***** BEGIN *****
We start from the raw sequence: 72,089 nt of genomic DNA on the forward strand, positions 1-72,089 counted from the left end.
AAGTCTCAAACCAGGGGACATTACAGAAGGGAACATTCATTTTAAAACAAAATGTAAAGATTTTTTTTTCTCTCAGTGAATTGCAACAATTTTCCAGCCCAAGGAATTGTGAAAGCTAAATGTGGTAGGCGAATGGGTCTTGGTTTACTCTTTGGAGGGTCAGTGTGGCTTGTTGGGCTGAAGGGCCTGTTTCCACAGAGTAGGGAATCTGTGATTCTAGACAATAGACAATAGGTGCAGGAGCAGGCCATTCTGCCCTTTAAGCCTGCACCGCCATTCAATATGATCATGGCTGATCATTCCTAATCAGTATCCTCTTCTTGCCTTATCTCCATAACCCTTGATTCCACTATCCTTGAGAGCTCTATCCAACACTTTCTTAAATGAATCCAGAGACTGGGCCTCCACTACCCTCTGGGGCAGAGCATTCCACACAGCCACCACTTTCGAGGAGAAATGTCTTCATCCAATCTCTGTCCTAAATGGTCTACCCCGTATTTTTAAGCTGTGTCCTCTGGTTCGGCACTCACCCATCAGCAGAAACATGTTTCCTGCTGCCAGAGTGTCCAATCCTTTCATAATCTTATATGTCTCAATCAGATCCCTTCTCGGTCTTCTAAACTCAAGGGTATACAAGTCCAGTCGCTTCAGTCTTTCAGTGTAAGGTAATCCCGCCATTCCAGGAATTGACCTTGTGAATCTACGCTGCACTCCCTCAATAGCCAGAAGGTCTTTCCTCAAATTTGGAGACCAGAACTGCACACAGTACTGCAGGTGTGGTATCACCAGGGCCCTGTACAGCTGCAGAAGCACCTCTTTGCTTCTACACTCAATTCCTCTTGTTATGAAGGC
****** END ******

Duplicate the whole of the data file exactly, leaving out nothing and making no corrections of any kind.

We start from the raw sequence: 72,089 nt of genomic DNA on the forward strand, positions 1-72,089 counted from the left end.
AAGTCTCAAACCAGGGGACATTACAGAAGGGAACATTCATTTTAAAACAAAATGTAAAGATTTTTTTTTCTCTCAGTGAATTGCAACAATTTTCCAGCCCAAGGAATTGTGAAAGCTAAATGTGGTAGGCGAATGGGTCTTGGTTTACTCTTTGGAGGGTCAGTGTGGCTTGTTGGGCTGAAGGGCCTGTTTCCACAGAGTAGGGAATCTGTGATTCTAGACAATAGACAATAGGTGCAGGAGCAGGCCATTCTGCCCTTTAAGCCTGCACCGCCATTCAATATGATCATGGCTGATCATTCCTAATCAGTATCCTCTTCTTGCCTTATCTCCATAACCCTTGATTCCACTATCCTTGAGAGCTCTATCCAACACTTTCTTAAATGAATCCAGAGACTGGGCCTCCACTACCCTCTGGGGCAGAGCATTCCACACAGCCACCACTTTCGAGGAGAAATGTCTTCATCCAATCTCTGTCCTAAATGGTCTACCCCGTATTTTTAAGCTGTGTCCTCTGGTTCGGCACTCACCCATCAGCAGAAACATGTTTCCTGCTGCCAGAGTGTCCAATCCTTTCATAATCTTATATGTCTCAATCAGATCCCTTCTCGGTCTTCTAAACTCAAGGGTATACAAGTCCAGTCGCTTCAGTCTTTCAGTGTAAGGTAATCCCGCCATTCCAGGAATTGACCTTGTGAATCTACGCTGCACTCCCTCAATAGCCAGAAGGTCTTTCCTCAAATTTGGAGACCAGAACTGCACACAGTACTGCAGGTGTGGTATCACCAGGGCCCTGTACAGCTGCAGAAGCACCTCTTTGCTTCTACACTCAATTCCTCTTGTTATGAAGGC